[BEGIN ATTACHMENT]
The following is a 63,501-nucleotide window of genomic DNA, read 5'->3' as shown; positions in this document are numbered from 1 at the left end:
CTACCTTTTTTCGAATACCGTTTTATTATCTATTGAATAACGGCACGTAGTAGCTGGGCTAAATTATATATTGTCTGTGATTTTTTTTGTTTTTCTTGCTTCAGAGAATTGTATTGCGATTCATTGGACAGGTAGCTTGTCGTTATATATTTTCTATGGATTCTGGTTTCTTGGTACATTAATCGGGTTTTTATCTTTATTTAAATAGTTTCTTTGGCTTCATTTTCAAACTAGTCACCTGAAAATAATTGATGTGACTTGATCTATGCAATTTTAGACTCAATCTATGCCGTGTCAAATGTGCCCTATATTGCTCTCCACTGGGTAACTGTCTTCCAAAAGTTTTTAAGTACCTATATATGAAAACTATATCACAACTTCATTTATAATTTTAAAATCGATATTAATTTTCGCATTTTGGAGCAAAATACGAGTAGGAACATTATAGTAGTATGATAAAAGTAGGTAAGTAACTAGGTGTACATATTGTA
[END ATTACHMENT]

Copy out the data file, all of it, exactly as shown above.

The following is a 63,501-nucleotide window of genomic DNA, read 5'->3' as shown; positions in this document are numbered from 1 at the left end:
CTACCTTTTTTCGAATACCGTTTTATTATCTATTGAATAACGGCACGTAGTAGCTGGGCTAAATTATATATTGTCTGTGATTTTTTTTGTTTTTCTTGCTTCAGAGAATTGTATTGCGATTCATTGGACAGGTAGCTTGTCGTTATATATTTTCTATGGATTCTGGTTTCTTGGTACATTAATCGGGTTTTTATCTTTATTTAAATAGTTTCTTTGGCTTCATTTTCAAACTAGTCACCTGAAAATAATTGATGTGACTTGATCTATGCAATTTTAGACTCAATCTATGCCGTGTCAAATGTGCCCTATATTGCTCTCCACTGGGTAACTGTCTTCCAAAAGTTTTTAAGTACCTATATATGAAAACTATATCACAACTTCATTTATAATTTTAAAATCGATATTAATTTTCGCATTTTGGAGCAAAATACGAGTAGGAACATTATAGTAGTATGATAAAAGTAGGTAAGTAACTAGGTGTACATATTGTA